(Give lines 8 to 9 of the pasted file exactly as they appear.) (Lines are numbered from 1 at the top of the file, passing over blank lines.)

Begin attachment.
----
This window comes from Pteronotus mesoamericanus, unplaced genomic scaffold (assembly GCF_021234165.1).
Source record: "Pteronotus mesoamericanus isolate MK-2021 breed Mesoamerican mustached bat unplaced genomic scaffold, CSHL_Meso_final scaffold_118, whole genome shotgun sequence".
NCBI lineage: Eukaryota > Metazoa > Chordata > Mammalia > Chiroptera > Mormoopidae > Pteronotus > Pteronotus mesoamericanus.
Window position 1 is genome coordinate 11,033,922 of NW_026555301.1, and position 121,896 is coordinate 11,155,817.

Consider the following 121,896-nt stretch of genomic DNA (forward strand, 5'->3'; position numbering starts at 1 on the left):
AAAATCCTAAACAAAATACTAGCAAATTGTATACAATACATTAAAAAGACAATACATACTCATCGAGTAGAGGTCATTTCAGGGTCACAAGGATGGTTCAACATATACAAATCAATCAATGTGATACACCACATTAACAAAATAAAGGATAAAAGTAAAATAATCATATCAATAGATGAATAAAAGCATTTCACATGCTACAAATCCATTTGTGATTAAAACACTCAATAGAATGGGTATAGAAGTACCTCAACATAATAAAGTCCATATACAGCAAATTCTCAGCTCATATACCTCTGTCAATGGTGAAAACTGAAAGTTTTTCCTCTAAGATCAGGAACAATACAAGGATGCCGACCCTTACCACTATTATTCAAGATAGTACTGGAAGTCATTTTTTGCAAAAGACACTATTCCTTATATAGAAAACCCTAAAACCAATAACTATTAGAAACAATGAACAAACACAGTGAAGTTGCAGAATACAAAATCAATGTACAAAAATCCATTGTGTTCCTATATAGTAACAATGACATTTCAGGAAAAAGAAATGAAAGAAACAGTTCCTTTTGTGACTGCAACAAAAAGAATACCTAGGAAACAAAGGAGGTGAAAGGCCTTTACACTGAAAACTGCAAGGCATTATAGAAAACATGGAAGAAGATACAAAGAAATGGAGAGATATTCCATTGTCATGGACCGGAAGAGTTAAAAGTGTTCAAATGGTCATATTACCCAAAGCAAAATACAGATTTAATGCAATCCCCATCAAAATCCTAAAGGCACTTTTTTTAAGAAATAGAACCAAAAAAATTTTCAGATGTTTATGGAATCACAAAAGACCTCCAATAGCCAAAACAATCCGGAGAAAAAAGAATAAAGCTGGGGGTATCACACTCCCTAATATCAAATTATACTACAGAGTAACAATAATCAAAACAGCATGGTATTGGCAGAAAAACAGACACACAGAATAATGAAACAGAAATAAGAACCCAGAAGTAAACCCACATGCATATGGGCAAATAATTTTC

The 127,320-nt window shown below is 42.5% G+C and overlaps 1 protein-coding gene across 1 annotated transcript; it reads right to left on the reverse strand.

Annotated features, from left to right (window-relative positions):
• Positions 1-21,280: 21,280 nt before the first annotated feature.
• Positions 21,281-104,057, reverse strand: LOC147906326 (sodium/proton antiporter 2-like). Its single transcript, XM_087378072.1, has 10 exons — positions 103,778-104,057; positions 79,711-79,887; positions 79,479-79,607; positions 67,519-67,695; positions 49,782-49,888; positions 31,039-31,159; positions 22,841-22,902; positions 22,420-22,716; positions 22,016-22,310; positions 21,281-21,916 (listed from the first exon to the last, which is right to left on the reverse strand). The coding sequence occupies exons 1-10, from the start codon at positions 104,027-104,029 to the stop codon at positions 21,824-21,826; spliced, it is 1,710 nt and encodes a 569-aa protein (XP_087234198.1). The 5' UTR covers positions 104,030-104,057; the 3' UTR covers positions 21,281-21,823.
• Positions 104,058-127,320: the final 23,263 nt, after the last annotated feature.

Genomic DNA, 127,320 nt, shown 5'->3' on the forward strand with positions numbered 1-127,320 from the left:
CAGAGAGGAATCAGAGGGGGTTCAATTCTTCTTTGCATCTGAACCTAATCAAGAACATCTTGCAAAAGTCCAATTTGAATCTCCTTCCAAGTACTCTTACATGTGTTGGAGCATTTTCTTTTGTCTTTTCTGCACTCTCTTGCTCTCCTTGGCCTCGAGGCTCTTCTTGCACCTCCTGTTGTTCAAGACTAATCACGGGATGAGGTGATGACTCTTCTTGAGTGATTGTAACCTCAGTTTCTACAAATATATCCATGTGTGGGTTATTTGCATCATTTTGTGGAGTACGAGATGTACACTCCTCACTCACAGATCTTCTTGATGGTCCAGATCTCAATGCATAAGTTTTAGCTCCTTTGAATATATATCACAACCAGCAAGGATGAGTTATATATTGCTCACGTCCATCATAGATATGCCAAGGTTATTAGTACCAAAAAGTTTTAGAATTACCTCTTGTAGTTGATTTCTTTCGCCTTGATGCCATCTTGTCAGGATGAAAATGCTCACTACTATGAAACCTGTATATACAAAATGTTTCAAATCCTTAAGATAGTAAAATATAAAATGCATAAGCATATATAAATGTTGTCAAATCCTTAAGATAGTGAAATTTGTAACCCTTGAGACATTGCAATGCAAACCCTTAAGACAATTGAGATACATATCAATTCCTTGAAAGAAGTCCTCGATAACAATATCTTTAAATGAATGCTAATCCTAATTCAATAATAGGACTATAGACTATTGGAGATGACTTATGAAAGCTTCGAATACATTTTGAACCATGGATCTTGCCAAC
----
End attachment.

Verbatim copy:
Annotated features, from left to right (window-relative positions):
• Positions 1-21,280: 21,280 nt before the first annotated feature.